Head-end traffic on this August night was handled in two CN reefers, as the use of the older cars was waning. The consist: 9150 - 9154 - 15450 - 222602 - 222604 - 9621 - 5440 - 3032 - 5574 - Palliser - Eldorado - Terra Nova River (CN) - Cape Race - Glace Bay (CN)- Mount Resplendent.


Here's an interesting comment from Mark about working with the CN reefers:
"I hated working with those reefers. In the summer of 1982, I was a trainman on Nos. 94-95 between Thompson and Gillam. By that time most of the reefers were in captive service between Thompson and Churchill. There were no carman stationed in Thompson so the train crew had to do up the steam conduits between the cars after picking them up from the express shed - a very dirty and hard job to do. Can you imagine what a blue VIA uniform looked like after doing up the steam conduits on 6 reefers between the SGU and the baggage cars, crouching underneath cars, wrestling with those conduits, kneeling on oily and watery tracks?"

I'm always on the lookout for more passenger consists that operated on the Churchill line.
.
Running Extra...

For all your Canadian passenger car modelling needs, be sure to check out the Rapido Trains website at http://rapidotrains.com/index2.html
I had the chance to meet Jason and Dan, and although they take their production of quality Canadian prototype models very seriously, they seem to be having a lot of fun at the same time.
.
Ted Rafuse, of Steampower Publishing is looking for text and photographic material to use in a book under consideration, on the Kingston & Pembroke Railway. See http://www.canrailpub.com/

Friday, November 14, 2008

Cabooseless Operations Display Train, November 1984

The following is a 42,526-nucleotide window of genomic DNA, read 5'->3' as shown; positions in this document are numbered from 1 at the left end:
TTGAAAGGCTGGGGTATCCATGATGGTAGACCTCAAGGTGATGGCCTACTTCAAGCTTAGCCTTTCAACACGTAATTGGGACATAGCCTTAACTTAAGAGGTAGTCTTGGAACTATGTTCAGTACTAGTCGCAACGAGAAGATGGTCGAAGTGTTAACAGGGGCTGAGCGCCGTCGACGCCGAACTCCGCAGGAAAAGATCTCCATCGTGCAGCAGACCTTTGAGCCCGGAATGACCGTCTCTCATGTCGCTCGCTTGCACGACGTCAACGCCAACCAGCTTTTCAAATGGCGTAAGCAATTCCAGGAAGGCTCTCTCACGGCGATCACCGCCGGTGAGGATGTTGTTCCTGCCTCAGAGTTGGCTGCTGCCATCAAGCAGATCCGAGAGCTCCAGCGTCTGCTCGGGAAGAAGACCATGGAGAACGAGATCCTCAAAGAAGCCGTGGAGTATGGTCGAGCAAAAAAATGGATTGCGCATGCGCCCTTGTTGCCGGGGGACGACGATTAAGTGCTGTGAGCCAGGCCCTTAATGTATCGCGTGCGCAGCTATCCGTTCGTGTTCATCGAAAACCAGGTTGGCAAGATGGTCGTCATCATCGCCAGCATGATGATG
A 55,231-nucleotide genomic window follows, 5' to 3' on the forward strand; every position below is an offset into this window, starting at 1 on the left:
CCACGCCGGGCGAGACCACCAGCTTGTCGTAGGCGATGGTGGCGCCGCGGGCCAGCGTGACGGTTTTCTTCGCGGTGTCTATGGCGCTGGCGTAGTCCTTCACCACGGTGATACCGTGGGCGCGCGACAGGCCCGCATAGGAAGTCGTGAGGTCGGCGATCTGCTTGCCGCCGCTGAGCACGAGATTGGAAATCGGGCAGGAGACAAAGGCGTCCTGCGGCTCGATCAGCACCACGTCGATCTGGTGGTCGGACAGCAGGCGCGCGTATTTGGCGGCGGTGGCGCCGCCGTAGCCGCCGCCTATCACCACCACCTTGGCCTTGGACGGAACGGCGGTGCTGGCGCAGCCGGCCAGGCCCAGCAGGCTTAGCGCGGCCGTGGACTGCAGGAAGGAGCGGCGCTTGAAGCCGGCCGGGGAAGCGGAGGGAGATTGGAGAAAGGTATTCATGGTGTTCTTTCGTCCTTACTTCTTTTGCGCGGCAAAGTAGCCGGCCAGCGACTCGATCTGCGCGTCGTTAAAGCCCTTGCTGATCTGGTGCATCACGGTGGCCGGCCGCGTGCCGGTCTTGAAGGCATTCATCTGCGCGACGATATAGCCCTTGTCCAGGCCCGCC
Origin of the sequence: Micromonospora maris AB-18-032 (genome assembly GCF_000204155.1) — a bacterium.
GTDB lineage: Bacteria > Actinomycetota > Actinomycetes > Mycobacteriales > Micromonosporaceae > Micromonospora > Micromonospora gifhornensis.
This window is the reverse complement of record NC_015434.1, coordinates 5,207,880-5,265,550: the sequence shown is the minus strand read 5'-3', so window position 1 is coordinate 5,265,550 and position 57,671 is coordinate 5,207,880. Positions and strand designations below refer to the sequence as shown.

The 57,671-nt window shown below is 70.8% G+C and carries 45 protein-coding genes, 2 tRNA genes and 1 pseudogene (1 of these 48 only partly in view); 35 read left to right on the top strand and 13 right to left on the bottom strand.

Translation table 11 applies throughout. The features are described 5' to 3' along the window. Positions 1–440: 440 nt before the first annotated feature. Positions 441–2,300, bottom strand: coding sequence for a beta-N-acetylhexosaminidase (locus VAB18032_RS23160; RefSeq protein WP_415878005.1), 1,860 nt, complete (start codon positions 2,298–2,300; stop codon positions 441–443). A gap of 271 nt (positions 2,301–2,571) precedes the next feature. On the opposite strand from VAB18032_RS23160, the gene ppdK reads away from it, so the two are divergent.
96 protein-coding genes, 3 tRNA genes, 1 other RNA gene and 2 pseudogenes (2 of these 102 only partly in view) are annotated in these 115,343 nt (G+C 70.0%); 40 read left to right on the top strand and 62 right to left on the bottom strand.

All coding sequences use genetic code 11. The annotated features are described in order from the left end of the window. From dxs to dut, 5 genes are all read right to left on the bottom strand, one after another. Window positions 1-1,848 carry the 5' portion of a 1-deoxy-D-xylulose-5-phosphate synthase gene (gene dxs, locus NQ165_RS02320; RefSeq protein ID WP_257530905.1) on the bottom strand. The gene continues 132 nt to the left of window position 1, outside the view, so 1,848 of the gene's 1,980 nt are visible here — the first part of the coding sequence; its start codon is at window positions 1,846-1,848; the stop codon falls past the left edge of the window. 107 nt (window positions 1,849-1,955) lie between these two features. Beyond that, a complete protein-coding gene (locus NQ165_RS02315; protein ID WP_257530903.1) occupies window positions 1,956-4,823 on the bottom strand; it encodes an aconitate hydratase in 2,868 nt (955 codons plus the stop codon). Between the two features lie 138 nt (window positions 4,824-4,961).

Cabooseless train operations, like many developments in railroading, were adopted in the U.S. many years before Canada. This photo of a Conrail freight train near Utica, New York in autumn 1984, shows the Flashing Rear End Device, or End of Train Unit, on the rear coupler of a Chicabo & North Western boxcar:

Federal labour arbitrator Dalton Larson granted CN and CP their request to operate cabooseless trains on July 19, 1988. Back in 1984, a letter to the editor of the Globe & Mail, with a photo of CN transfer caboose 76629, lamented what would become inevitable:

"We are in jeopardy of losing a fundamental concept of railed transport: every train has a caboose. It's the one solid form of punctuation in a clanking, rattling sometimes violent rolling statement of freight"

In 1984, CN and CP first applied for cabooseless operation. A display train with an unusually varied consist backed into Kingston's Montreal Street station on a cold November 16, 1984. The train included two cabooses, but neither brought up the end of the train. It would be interesting to know where else this train was on display...please add a comment if you have more information.